A bunch of recordings by Bob Marley have been found after over 40 years of accruing damp and damage, but have been restored thanks to some talented people.

The tapes have been referred to by super fans as “the lost masters” and were assumed lost forever, until businessman and Marley fan Joe Gatt rescued them from the rubbish. Gatt received a phone call from a friend saying he’d found some lost Marley recordings and if he’d like to save them, to which Gatt obviously responded ecstatically.

The tapes were 13 reel-to-reel, analogue master tapes were discovered in cardboard boxes in a run-down hotel in north-west London where Bob Marley and the Wailers had often stayed during European tours in the 70s. Gatt said of his friend’s discovery: “He was doing a building refuse clearance that included some discarded two-inch tapes from the 1970s. I couldn’t just stand by and let these objects, damaged or not, be destroyed so I asked him not to throw them away.”

The tapes were apparently in a dire condition with dirt and damage that they thought would not be possible to recover from. Gatt passed them over to his business partner and jazz singer Louis Hoover, who said: “I was speechless, to be honest. It was quite comical, looking back now, as Joe was so cool and matter of fact about rescuing these global artefacts that I actually had to stop the car to check that I had heard him correctly.

“When I saw the labels and footnotes on the tapes, I could not believe my eyes, but then I saw how severely water damaged they were. There was literally plasticised gunk oozing from every inch and, in truth, saving the sound quality of the recordings, looked like it was going to be a hopeless task.” Hoover added that the discovery “made the hair on the back of our necks stand up and genuine shivers ran up our spines with joy”.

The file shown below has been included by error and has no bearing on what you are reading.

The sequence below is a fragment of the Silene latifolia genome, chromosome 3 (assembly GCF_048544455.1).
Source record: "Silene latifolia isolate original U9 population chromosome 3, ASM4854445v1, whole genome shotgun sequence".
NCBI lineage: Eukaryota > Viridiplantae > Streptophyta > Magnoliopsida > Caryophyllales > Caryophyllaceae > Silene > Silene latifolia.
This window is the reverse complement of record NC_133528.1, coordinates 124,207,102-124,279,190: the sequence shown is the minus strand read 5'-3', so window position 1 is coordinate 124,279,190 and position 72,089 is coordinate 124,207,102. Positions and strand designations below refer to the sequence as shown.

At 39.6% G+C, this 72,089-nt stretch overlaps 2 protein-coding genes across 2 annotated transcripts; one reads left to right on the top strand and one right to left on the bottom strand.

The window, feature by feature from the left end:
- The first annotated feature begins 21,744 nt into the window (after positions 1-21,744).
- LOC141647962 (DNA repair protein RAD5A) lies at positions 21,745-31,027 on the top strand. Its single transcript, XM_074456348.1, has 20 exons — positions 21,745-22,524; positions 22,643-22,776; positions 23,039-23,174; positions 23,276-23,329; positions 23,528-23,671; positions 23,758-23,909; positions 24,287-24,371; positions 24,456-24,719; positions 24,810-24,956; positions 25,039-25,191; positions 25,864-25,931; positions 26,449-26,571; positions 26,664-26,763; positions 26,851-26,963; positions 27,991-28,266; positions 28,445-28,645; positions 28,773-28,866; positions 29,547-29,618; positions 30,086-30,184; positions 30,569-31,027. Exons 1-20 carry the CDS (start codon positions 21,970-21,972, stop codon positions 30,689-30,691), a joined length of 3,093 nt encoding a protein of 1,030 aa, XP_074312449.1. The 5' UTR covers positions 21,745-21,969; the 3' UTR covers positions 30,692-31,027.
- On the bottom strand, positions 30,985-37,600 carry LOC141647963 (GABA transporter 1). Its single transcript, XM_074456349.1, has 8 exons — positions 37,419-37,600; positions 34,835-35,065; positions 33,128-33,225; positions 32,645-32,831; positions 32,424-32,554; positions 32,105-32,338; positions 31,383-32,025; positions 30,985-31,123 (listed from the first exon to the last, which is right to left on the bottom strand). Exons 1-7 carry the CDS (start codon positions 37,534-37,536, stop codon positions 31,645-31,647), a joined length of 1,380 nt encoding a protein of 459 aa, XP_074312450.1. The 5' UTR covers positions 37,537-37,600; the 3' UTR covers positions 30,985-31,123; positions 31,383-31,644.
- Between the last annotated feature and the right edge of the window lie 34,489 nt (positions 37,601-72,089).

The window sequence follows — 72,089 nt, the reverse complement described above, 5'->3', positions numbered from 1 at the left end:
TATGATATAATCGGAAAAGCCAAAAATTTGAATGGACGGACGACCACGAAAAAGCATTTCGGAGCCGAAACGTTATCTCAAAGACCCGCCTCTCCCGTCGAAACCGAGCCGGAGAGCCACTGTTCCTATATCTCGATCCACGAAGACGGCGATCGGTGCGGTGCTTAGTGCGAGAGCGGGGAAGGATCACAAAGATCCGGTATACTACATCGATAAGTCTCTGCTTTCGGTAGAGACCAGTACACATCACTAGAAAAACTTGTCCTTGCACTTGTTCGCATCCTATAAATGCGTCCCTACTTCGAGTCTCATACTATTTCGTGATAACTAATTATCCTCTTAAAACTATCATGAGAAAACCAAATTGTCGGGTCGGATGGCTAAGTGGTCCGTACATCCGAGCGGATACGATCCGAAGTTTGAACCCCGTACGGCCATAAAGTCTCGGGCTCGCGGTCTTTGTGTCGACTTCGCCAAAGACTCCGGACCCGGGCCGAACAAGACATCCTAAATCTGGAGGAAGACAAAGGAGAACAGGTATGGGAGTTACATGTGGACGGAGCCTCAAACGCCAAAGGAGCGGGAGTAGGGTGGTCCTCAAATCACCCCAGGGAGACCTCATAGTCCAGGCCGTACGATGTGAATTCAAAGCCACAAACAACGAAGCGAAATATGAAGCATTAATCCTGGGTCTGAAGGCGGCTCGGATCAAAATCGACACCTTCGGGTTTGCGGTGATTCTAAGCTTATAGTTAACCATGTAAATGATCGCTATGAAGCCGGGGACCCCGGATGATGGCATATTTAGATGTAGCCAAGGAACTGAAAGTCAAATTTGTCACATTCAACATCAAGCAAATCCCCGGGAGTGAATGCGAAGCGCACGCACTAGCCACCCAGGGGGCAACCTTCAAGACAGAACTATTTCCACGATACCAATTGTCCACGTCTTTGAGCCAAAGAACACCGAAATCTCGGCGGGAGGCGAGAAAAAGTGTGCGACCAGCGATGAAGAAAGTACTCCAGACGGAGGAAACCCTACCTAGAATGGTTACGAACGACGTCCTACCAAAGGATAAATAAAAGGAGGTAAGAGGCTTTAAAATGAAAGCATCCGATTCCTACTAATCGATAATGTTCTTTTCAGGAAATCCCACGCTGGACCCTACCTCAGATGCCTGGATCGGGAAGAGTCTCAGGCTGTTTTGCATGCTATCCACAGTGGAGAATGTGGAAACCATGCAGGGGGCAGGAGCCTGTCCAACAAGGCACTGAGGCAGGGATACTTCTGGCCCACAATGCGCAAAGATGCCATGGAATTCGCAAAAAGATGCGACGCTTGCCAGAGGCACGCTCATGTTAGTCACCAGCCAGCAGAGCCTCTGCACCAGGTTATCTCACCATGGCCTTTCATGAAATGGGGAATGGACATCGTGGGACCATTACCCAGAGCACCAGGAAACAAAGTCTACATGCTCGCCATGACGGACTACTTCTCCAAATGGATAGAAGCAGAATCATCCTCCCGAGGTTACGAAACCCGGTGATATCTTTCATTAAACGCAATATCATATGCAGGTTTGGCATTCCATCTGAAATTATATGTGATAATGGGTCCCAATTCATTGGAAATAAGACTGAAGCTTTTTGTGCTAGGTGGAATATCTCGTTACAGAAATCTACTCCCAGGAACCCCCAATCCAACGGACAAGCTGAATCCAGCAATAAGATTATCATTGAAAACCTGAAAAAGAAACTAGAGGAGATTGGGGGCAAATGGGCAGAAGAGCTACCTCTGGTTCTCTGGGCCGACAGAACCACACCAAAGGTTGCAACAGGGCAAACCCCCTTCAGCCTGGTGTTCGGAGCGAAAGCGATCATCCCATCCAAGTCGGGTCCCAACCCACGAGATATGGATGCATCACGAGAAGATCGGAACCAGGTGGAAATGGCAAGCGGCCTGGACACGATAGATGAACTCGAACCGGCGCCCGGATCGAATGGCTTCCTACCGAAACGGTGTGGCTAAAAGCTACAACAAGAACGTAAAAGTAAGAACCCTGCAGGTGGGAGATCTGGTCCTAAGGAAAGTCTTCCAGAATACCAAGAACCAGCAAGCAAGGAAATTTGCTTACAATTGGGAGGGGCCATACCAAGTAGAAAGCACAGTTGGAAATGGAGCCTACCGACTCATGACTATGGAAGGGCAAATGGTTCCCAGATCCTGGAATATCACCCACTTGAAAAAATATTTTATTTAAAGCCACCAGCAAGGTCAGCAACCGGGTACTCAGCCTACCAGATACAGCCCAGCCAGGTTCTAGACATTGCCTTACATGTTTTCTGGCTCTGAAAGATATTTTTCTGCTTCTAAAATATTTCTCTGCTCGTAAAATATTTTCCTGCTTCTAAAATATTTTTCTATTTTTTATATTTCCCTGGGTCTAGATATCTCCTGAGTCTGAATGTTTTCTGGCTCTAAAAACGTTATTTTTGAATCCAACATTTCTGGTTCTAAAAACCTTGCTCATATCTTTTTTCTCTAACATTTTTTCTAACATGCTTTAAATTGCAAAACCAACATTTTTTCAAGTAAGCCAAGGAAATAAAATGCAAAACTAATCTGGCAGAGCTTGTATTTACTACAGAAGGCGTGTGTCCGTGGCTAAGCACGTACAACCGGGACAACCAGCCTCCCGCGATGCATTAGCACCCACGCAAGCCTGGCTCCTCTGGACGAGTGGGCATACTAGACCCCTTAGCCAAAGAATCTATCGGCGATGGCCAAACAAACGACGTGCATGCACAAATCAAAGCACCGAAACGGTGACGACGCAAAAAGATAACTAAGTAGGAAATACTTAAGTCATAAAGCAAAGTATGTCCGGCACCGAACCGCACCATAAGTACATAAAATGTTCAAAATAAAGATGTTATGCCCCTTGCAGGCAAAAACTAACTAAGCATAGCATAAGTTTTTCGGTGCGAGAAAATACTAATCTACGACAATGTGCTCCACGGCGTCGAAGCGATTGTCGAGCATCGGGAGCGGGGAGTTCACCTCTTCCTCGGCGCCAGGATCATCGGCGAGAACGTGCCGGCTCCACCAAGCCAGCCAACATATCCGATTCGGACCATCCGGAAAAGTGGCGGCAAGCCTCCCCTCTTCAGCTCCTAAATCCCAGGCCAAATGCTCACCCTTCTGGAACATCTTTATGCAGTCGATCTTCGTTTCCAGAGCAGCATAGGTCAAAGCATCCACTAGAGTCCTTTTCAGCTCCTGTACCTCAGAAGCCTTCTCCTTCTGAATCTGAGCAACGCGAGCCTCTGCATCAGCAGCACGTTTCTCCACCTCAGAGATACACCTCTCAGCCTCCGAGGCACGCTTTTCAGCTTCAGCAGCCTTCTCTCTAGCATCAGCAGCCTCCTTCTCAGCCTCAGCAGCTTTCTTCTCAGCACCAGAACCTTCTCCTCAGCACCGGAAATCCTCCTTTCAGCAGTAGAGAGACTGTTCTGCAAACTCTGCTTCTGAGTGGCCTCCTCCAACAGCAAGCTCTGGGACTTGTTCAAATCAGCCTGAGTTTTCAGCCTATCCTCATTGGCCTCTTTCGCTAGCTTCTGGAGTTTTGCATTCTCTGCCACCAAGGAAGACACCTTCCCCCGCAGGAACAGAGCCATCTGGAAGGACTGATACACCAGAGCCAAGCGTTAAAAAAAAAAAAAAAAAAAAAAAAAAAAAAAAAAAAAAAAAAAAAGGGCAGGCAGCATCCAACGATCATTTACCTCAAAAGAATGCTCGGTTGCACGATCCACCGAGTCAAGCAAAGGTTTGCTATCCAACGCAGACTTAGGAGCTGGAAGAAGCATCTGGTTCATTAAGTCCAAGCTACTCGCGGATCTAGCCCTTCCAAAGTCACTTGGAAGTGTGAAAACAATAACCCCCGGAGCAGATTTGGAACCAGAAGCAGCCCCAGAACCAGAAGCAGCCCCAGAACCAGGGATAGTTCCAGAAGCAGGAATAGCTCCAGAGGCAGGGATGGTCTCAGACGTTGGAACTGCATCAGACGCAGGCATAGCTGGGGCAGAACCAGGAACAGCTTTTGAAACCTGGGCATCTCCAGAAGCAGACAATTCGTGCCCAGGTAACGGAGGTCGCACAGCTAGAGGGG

They were eventually handed over to sound technician specialist Martin Nichols of White House studios to attempt to restore the tapes. Before they could be played they required major maintenance, as Nichols said that had they been played in the condition they were found they would be lost forever.

Nichols said: “They really were in such an appalling condition they should have been binned, but I spent hours on hours, inch by inch, painstakingly cleaning all the gunge off until they were ready for a process called ‘baking’, to allow them to be played safely.

“The end result has really surprised me, because they are now in a digital format and are very high quality. It shows the original recordings were very professionally made. From the current find of 13 tapes, 10 were restored, two were blank and one was damaged beyond repair.”

All in all the restoration cost roughly £25,000 but should mean that we get to hear some new Marley recordings soon, 36 years after his death. Nichols ended, saying: “The experience was comparable to, say, finding Van Gogh’s easel, paint pallet and paints in an old room somewhere, then Vincent emerges through a secret door to paint 26 of his finest masterpieces… purely for us.”